Division by seven

  • #1
MathematicalPhysicist
Gold Member
4,328
226
is really the only way of checking which number is divisble by 7 is by modular arithematics?
 

Answers and Replies

  • #2
matt grime
Science Advisor
Homework Helper
9,395
3
Calculate hcf(n,7). It is a little vague as to what you mean precisely by 'by modulo arithmetic'
 
  • #3
MathematicalPhysicist
Gold Member
4,328
226
can you tell me what hfc means?
and by modulo arithematics i mean that i divise the options of a number which is divisble by 7, and i got a blazing shock if ofcourse my way is right, it could be wrong.
 
  • #4
matt grime
Science Advisor
Homework Helper
9,395
3
hcf is highest common factor, found by euclid.

I still can't decipher what you mean. 'divise the options'?
 
  • #5
shmoe
Science Advisor
Homework Helper
1,992
1
loop quantum gravity said:
can you tell me what hfc means?
hfc="highest common factor"=gcd="greatest common divisor"

loop quantum gravity said:
and by modulo arithematics i mean that i divise the options of a number which is divisble by 7, and i got a blazing shock if ofcourse my way is right, it could be wrong.
I have no idea what you mean.

Are you saying you've come up with a test for divisibility by seven? If so, just post it if you want feedback.

There are various tests for divisibility by seven, google will turn up several.
 
  • #6
MathematicalPhysicist
Gold Member
4,328
226
shmoe it cannot be that hfc is the same as gcd, at least in a page where iv'e seen a proof that hfc(a,b)=hfc(a,a-b).

and about the test for divisibility, i'm not sure if it's genuine, but i welcome you if you can provide a link to these tests because i might as well just did something which is already known and not new at all.
 
  • #7
695
0
shmoe it cannot be that hfc is the same as gcd, at least in a page where iv'e seen a proof that hfc(a,b)=hfc(a,a-b).
But that equality holds for gcd as well...
 
  • #8
shmoe
Science Advisor
Homework Helper
1,992
1
loop quantum gravity said:
shmoe it cannot be that hfc is the same as gcd, at least in a page where iv'e seen a proof that hfc(a,b)=hfc(a,a-b).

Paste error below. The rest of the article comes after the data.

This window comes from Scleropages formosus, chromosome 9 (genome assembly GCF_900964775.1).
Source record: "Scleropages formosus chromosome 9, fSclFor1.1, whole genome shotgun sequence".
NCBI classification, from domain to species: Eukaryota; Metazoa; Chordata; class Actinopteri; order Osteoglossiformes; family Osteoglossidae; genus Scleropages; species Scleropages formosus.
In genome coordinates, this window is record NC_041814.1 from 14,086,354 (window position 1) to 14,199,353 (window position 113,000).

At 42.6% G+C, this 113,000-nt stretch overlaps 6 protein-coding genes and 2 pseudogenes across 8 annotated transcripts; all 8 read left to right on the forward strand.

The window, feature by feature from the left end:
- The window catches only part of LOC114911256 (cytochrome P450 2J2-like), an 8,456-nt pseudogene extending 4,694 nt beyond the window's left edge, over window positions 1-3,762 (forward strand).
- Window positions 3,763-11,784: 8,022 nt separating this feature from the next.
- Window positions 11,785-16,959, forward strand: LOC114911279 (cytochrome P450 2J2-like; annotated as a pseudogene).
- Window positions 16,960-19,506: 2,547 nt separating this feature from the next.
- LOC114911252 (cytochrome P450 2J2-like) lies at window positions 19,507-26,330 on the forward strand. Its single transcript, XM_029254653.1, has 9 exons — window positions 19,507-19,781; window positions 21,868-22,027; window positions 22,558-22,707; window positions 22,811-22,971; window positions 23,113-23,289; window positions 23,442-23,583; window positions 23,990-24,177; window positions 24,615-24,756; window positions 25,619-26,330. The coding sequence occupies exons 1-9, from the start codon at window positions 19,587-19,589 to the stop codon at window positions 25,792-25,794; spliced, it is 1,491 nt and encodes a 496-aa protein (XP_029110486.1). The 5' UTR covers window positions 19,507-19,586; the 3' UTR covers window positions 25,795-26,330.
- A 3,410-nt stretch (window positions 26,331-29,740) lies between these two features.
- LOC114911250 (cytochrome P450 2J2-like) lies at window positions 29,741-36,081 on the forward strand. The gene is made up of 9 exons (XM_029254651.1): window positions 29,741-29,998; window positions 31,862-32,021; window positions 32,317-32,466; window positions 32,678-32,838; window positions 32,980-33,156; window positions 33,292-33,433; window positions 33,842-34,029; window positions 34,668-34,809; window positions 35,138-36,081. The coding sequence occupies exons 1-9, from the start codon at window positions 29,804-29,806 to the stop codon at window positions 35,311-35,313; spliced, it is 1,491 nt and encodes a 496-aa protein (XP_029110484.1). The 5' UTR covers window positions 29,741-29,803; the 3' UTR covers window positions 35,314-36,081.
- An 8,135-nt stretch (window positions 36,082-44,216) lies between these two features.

and? gcd(a,b)=gcd(a,a-b) too. greatest common divisor, highest common factor, greatest common factor, highest common divisor, I've seen all these terms used in various number theory books (listed in roughly descending order of frequency) to mean exactly the same thing.


loop quantum gravity said:
and about the test for divisibility, i'm not sure if it's genuine, but i welcome you if you can provide a link to these tests because i might as well just did something which is already known and not new at all.
Just google "divisibility tests for 7" or some variation. There's little point in me going through them looking for tests that may be the same as yours given that I have no clue what I would be looking for.
 
  • #9
MathematicalPhysicist
Gold Member
4,328
226
apparetnly i was wrong, there is no way by modulo arithematic to find division by seven, but im not sure that those algorithms that are at hand are accurate.
anyway, to search through google is really tiresome, and to find something which is simple and comprehesible is very hard.

anyway, i didn't encoutered before, the term hfc so matt grime has confused me a bit.
 
  • #10
matt grime
Science Advisor
Homework Helper
9,395
3
hcf, hcf, hcf, repeat after me hcf (not hfc)
 
  • #11
1,056
0
Loop quantam gravity: is really the only way of checking which number is divisble by 7 is by modular arithematics?

There is a test for 7, which consists of: Drop the last digit and multiply it by 2. Then subtract this from the remaining number. If the result is divisible by 7, so is the original number.

I guess an example is not needed but: 861 to 84 to 0, divisible by 7.
 
Last edited:
  • #12
HallsofIvy
Science Advisor
Homework Helper
41,833
956
Another, often faster, method is this: Divide the digits of the number into pairs. Determine the difference between the first pair and the next higher multiple of 7. Determine the differnce between the next pair and the previous (lower) multiple of 7. Continue this procedure alternating "next" and "previous" multiple of 7. Form a new number from those digits in reverse. Repeat the procedure on this new number until it is clear that the result is divisible by 7. The original number is divisible by 7 if and only if the result is divisible by 7.

Example: suppose the original number is 8638. The pairs are 86 and 38.
The next multiple of 7 above 86 is 91: the difference is 81- 86= 5. The previous multiple of 7 below 38 is 35: the difference is 38- 35= 3. Using those two digits in reverse gives 35 which is clearly divisible by 7, therefore 8638 is divisible by 7.

If Loop quantum gravity hadn't felt that "anyway, to search through google is really tiresome, and to find something which is simple and comprehesible is very hard", he would have found those two methods on his first two hits.
 
  • #13
MathematicalPhysicist
Gold Member
4,328
226
HI, i can see that you are joking on my behalf, well i must say that mathforum.org or dot com doesn't interest me anymore, but thank you, you gracious HI, for your helping and teasing on a tired maths student which by mistake has a lot on his mind.
but hey, i guess you have a lot of time on your hand, by counting your posts, more than mine, so you must hve a lot of time in your hands.
 

Related Threads on Division by seven

  • Last Post
2
Replies
27
Views
11K
  • Last Post
2
Replies
39
Views
13K
  • Last Post
Replies
20
Views
4K
  • Last Post
Replies
10
Views
6K
  • Last Post
2
Replies
33
Views
10K
  • Last Post
Replies
7
Views
8K
Replies
2
Views
2K
Replies
3
Views
9K
Replies
4
Views
2K
Top